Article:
Elections: Mormons in Arizona Remain Undecided About Romney

Valeria Fernandez

There are close to 400,000 registered Latino voters in the state, up 23 percent from four years ago, according to the National Association of Latino Elected and Appointed Officials (NALEO). There are a similar number of Mormons living in Arizona, though the community has a longer and more established history of voter turnout. And this year, observers say, Republicans are counting on their vote. 

‘Show Me Your Papers’ Enforcement Looms Over Immigrants in Arizona

Valeria Fernandez

On September 18, over the pleas of civil rights groups, U.S. District Court Judge Susan Bolton lifted an injunction on the “papers please” provision, siding with a recent U.S. Supreme Court ruling. This means, police in Arizona now are required to inquire about a person’s immigration status if they have reasonable suspicion they are in the country illegally. Police could face lawsuits if they fail to enforce the law to the fullest extent.

Supreme Court Justices Question Arguments Against Controversial Ariz. Immigration Law

Valeria Fernandez

U.S. Supreme Court justices expressed skepticism over the federal government’s arguments April 25  in a hearing on Arizona’s controversial immigration law SB 1070. The justices could issue a decision as early as June. Among the key questions at the heart of the case is whether states can enforce their own immigration laws.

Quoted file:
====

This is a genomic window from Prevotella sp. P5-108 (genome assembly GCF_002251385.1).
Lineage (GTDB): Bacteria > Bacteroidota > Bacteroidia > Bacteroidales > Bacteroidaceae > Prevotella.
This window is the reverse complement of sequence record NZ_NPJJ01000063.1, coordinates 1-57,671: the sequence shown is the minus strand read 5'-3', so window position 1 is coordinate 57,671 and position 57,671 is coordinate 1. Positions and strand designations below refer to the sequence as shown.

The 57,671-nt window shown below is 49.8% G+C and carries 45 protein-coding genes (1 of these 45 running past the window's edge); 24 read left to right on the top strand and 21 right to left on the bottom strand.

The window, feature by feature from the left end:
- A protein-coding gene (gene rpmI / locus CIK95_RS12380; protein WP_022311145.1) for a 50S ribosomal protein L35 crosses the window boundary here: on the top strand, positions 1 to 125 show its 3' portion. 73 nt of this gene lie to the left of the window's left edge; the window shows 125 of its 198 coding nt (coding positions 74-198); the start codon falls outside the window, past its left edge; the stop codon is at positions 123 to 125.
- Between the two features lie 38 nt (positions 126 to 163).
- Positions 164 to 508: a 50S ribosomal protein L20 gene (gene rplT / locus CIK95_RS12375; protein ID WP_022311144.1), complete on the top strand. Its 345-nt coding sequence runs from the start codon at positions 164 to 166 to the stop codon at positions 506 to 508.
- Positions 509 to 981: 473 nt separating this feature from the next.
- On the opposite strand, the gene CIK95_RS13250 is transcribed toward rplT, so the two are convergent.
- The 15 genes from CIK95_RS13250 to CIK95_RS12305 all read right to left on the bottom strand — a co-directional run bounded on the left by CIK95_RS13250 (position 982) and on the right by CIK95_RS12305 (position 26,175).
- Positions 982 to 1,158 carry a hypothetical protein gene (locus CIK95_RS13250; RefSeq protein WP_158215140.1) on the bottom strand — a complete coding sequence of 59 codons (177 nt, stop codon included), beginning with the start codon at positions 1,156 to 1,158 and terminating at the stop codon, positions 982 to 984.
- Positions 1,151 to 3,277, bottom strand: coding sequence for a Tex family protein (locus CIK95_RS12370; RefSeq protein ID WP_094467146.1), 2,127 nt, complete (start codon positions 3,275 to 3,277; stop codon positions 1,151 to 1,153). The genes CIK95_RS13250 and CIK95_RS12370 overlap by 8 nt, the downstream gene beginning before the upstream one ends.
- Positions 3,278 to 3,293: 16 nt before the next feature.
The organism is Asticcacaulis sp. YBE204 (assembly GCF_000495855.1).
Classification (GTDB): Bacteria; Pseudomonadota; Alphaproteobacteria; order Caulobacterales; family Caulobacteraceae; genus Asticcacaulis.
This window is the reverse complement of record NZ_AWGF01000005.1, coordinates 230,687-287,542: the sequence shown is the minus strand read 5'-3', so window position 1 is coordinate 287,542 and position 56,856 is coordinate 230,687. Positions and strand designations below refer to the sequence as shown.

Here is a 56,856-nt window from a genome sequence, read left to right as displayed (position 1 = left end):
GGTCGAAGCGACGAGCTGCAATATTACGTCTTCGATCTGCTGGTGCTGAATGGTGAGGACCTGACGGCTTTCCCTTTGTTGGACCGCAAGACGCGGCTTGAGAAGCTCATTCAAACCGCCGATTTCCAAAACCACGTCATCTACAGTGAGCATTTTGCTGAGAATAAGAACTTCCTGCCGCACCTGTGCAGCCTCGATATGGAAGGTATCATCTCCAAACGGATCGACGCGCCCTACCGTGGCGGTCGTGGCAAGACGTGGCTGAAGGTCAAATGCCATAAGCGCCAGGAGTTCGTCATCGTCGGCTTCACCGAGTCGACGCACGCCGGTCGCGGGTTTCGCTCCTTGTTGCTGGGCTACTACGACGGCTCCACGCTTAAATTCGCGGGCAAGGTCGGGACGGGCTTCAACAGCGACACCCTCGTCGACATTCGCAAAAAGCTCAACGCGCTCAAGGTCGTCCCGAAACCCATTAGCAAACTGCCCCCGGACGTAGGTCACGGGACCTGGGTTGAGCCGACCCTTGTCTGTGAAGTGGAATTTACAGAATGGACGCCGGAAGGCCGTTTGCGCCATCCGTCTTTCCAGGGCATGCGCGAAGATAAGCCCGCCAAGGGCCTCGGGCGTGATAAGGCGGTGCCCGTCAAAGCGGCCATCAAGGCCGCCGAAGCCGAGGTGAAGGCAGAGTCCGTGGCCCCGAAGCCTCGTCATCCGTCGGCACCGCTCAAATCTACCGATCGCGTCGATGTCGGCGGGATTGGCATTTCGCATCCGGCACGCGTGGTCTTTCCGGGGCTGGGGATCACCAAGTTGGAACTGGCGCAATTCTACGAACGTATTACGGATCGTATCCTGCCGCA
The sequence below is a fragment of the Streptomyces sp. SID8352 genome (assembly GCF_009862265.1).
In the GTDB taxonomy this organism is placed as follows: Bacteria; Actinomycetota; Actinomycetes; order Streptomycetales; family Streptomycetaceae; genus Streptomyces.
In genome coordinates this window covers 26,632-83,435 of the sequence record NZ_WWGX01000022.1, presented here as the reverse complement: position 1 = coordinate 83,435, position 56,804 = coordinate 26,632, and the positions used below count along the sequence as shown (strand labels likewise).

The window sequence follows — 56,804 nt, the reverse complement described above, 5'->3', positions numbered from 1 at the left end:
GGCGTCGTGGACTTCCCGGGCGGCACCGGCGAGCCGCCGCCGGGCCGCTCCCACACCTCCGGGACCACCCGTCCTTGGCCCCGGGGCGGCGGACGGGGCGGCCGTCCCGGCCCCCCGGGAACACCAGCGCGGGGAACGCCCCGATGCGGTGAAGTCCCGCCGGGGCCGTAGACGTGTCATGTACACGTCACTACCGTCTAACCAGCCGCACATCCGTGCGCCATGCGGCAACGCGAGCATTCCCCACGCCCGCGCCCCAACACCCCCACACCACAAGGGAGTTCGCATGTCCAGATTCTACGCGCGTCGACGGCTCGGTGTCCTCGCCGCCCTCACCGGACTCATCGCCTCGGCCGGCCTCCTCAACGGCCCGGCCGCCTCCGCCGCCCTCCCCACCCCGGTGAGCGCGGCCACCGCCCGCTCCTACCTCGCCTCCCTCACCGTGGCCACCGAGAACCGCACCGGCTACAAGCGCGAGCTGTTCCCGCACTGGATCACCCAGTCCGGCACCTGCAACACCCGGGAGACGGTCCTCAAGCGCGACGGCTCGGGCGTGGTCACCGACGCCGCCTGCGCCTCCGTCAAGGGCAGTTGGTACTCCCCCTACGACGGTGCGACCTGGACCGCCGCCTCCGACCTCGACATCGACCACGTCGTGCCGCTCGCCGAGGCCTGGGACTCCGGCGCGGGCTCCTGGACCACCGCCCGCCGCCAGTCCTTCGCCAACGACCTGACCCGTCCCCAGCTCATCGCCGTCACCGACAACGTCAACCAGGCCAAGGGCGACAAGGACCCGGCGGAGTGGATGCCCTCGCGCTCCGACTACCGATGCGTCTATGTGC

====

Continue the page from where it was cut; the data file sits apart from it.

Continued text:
DOJ Investigation Findings Renew Calls for Arpaio’s Resignation

Valeria Fernandez

From New America Media: Human and pro-immigrant rights groups renewed their calls for Maricopa County Sheriff Joe Arpaio’s resignation, following findings by the Department of Justice of racial profiling and abuse of Latinos by his agency. The findings, announced Dec. 15, added fuel to the fire for those who want the federal government to put an end to national programs that give local police immigration powers.

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